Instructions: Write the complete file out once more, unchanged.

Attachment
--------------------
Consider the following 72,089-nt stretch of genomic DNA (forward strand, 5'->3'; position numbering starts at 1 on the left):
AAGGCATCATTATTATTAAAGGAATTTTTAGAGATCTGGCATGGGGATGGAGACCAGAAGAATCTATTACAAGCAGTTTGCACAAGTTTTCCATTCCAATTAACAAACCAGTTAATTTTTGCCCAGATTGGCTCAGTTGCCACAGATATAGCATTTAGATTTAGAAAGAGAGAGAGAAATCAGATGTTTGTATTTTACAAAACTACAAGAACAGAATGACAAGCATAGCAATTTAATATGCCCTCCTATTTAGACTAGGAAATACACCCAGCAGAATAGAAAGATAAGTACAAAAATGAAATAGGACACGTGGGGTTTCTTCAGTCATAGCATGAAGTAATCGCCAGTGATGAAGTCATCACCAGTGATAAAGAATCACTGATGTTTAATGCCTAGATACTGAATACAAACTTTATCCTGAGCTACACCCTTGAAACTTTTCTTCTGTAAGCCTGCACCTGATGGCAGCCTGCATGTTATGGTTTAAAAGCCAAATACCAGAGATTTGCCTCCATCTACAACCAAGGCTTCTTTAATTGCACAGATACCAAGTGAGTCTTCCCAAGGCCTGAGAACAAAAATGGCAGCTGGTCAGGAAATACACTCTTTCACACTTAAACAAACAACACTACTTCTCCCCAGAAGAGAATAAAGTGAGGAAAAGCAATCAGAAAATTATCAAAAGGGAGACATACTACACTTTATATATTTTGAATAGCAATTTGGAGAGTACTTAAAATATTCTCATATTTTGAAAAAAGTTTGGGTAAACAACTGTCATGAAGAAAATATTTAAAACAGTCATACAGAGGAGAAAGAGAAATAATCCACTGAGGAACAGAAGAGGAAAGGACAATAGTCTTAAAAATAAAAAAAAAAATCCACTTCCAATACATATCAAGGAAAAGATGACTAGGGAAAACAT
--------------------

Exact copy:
Consider the following 72,089-nt stretch of genomic DNA (forward strand, 5'->3'; position numbering starts at 1 on the left):
AAGGCATCATTATTATTAAAGGAATTTTTAGAGATCTGGCATGGGGATGGAGACCAGAAGAATCTATTACAAGCAGTTTGCACAAGTTTTCCATTCCAATTAACAAACCAGTTAATTTTTGCCCAGATTGGCTCAGTTGCCACAGATATAGCATTTAGATTTAGAAAGAGAGAGAGAAATCAGATGTTTGTATTTTACAAAACTACAAGAACAGAATGACAAGCATAGCAATTTAATATGCCCTCCTATTTAGACTAGGAAATACACCCAGCAGAATAGAAAGATAAGTACAAAAATGAAATAGGACACGTGGGGTTTCTTCAGTCATAGCATGAAGTAATCGCCAGTGATGAAGTCATCACCAGTGATAAAGAATCACTGATGTTTAATGCCTAGATACTGAATACAAACTTTATCCTGAGCTACACCCTTGAAACTTTTCTTCTGTAAGCCTGCACCTGATGGCAGCCTGCATGTTATGGTTTAAAAGCCAAATACCAGAGATTTGCCTCCATCTACAACCAAGGCTTCTTTAATTGCACAGATACCAAGTGAGTCTTCCCAAGGCCTGAGAACAAAAATGGCAGCTGGTCAGGAAATACACTCTTTCACACTTAAACAAACAACACTACTTCTCCCCAGAAGAGAATAAAGTGAGGAAAAGCAATCAGAAAATTATCAAAAGGGAGACATACTACACTTTATATATTTTGAATAGCAATTTGGAGAGTACTTAAAATATTCTCATATTTTGAAAAAAGTTTGGGTAAACAACTGTCATGAAGAAAATATTTAAAACAGTCATACAGAGGAGAAAGAGAAATAATCCACTGAGGAACAGAAGAGGAAAGGACAATAGTCTTAAAAATAAAAAAAAAAATCCACTTCCAATACATATCAAGGAAAAGATGACTAGGGAAAACAT